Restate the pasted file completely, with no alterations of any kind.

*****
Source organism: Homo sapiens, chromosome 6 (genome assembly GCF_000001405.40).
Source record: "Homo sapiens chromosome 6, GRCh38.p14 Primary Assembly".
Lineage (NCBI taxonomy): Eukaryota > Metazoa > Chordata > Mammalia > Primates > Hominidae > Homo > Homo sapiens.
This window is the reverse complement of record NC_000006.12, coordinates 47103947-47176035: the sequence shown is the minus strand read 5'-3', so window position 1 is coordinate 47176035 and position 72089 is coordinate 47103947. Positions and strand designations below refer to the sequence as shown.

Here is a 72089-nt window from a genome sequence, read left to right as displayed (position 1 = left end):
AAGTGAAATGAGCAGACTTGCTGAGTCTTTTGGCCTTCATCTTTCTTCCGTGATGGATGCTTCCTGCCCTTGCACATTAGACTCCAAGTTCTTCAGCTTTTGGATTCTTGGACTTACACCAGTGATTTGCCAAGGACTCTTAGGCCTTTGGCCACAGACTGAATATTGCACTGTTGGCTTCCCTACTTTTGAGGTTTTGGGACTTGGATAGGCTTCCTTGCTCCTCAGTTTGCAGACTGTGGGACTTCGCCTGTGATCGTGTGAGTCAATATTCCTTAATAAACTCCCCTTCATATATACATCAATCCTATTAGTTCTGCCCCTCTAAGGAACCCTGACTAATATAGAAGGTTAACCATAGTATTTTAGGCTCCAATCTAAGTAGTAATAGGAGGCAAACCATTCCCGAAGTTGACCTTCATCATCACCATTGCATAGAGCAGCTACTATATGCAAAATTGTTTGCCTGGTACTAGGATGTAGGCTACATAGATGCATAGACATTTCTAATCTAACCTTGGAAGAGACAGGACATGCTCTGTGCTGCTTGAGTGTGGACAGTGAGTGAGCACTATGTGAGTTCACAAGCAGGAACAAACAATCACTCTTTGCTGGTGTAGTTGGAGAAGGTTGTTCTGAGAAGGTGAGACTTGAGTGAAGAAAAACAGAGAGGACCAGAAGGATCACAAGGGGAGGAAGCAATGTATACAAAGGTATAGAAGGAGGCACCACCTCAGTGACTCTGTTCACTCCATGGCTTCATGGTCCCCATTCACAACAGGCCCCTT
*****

Source organism: Homo sapiens, chromosome 6 (genome assembly GCF_000001405.40).
Source record: "Homo sapiens chromosome 6, GRCh38.p14 Primary Assembly".
Lineage (NCBI taxonomy): Eukaryota > Metazoa > Chordata > Mammalia > Primates > Hominidae > Homo > Homo sapiens.
This window is the reverse complement of record NC_000006.12, coordinates 47103947-47176035: the sequence shown is the minus strand read 5'-3', so window position 1 is coordinate 47176035 and position 72089 is coordinate 47103947. Positions and strand designations below refer to the sequence as shown.

Here is a 72089-nt window from a genome sequence, read left to right as displayed (position 1 = left end):
AAGTGAAATGAGCAGACTTGCTGAGTCTTTTGGCCTTCATCTTTCTTCCGTGATGGATGCTTCCTGCCCTTGCACATTAGACTCCAAGTTCTTCAGCTTTTGGATTCTTGGACTTACACCAGTGATTTGCCAAGGACTCTTAGGCCTTTGGCCACAGACTGAATATTGCACTGTTGGCTTCCCTACTTTTGAGGTTTTGGGACTTGGATAGGCTTCCTTGCTCCTCAGTTTGCAGACTGTGGGACTTCGCCTGTGATCGTGTGAGTCAATATTCCTTAATAAACTCCCCTTCATATATACATCAATCCTATTAGTTCTGCCCCTCTAAGGAACCCTGACTAATATAGAAGGTTAACCATAGTATTTTAGGCTCCAATCTAAGTAGTAATAGGAGGCAAACCATTCCCGAAGTTGACCTTCATCATCACCATTGCATAGAGCAGCTACTATATGCAAAATTGTTTGCCTGGTACTAGGATGTAGGCTACATAGATGCATAGACATTTCTAATCTAACCTTGGAAGAGACAGGACATGCTCTGTGCTGCTTGAGTGTGGACAGTGAGTGAGCACTATGTGAGTTCACAAGCAGGAACAAACAATCACTCTTTGCTGGTGTAGTTGGAGAAGGTTGTTCTGAGAAGGTGAGACTTGAGTGAAGAAAAACAGAGAGGACCAGAAGGATCACAAGGGGAGGAAGCAATGTATACAAAGGTATAGAAGGAGGCACCACCTCAGTGACTCTGTTCACTCCATGGCTTCATGGTCCCCATTCACAACAGGCCCCTT